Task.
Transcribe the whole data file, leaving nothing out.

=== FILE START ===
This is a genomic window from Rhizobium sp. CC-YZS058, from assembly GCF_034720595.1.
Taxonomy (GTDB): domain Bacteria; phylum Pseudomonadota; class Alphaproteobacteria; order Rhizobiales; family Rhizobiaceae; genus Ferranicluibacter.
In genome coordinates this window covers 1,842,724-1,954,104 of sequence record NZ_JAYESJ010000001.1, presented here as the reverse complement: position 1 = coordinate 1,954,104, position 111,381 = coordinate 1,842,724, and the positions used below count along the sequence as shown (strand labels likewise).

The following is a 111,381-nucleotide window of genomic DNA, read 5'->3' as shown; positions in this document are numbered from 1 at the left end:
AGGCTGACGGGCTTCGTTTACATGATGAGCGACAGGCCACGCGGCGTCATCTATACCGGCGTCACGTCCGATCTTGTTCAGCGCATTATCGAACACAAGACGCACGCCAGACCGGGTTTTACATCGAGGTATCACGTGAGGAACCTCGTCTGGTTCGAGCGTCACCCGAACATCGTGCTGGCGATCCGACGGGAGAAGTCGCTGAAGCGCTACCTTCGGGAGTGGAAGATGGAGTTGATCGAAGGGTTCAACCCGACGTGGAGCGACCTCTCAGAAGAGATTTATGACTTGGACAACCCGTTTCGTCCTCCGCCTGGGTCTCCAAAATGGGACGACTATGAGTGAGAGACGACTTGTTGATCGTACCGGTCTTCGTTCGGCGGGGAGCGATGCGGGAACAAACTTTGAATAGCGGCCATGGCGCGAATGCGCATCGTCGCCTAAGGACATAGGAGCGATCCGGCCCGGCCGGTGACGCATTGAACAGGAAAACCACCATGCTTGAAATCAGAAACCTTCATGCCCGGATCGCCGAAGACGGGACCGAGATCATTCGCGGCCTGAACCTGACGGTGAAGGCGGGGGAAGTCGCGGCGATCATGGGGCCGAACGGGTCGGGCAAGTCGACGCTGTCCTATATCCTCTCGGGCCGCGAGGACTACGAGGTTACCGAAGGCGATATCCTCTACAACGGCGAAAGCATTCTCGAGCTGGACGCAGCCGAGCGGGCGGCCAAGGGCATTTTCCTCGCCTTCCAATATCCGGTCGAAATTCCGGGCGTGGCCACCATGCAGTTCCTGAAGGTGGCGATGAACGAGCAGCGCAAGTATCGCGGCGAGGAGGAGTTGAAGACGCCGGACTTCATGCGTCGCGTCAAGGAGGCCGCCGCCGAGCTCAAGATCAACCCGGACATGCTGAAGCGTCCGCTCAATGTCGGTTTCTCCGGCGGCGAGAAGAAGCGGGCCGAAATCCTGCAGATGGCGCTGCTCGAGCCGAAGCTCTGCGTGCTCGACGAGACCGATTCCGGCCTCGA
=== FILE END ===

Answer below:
This is a genomic window from Rhizobium sp. CC-YZS058, from assembly GCF_034720595.1.
Taxonomy (GTDB): domain Bacteria; phylum Pseudomonadota; class Alphaproteobacteria; order Rhizobiales; family Rhizobiaceae; genus Ferranicluibacter.
In genome coordinates this window covers 1,842,724-1,954,104 of sequence record NZ_JAYESJ010000001.1, presented here as the reverse complement: position 1 = coordinate 1,954,104, position 111,381 = coordinate 1,842,724, and the positions used below count along the sequence as shown (strand labels likewise).

The following is a 111,381-nucleotide window of genomic DNA, read 5'->3' as shown; positions in this document are numbered from 1 at the left end:
AGGCTGACGGGCTTCGTTTACATGATGAGCGACAGGCCACGCGGCGTCATCTATACCGGCGTCACGTCCGATCTTGTTCAGCGCATTATCGAACACAAGACGCACGCCAGACCGGGTTTTACATCGAGGTATCACGTGAGGAACCTCGTCTGGTTCGAGCGTCACCCGAACATCGTGCTGGCGATCCGACGGGAGAAGTCGCTGAAGCGCTACCTTCGGGAGTGGAAGATGGAGTTGATCGAAGGGTTCAACCCGACGTGGAGCGACCTCTCAGAAGAGATTTATGACTTGGACAACCCGTTTCGTCCTCCGCCTGGGTCTCCAAAATGGGACGACTATGAGTGAGAGACGACTTGTTGATCGTACCGGTCTTCGTTCGGCGGGGAGCGATGCGGGAACAAACTTTGAATAGCGGCCATGGCGCGAATGCGCATCGTCGCCTAAGGACATAGGAGCGATCCGGCCCGGCCGGTGACGCATTGAACAGGAAAACCACCATGCTTGAAATCAGAAACCTTCATGCCCGGATCGCCGAAGACGGGACCGAGATCATTCGCGGCCTGAACCTGACGGTGAAGGCGGGGGAAGTCGCGGCGATCATGGGGCCGAACGGGTCGGGCAAGTCGACGCTGTCCTATATCCTCTCGGGCCGCGAGGACTACGAGGTTACCGAAGGCGATATCCTCTACAACGGCGAAAGCATTCTCGAGCTGGACGCAGCCGAGCGGGCGGCCAAGGGCATTTTCCTCGCCTTCCAATATCCGGTCGAAATTCCGGGCGTGGCCACCATGCAGTTCCTGAAGGTGGCGATGAACGAGCAGCGCAAGTATCGCGGCGAGGAGGAGTTGAAGACGCCGGACTTCATGCGTCGCGTCAAGGAGGCCGCCGCCGAGCTCAAGATCAACCCGGACATGCTGAAGCGTCCGCTCAATGTCGGTTTCTCCGGCGGCGAGAAGAAGCGGGCCGAAATCCTGCAGATGGCGCTGCTCGAGCCGAAGCTCTGCGTGCTCGACGAGACCGATTCCGGCCTCGA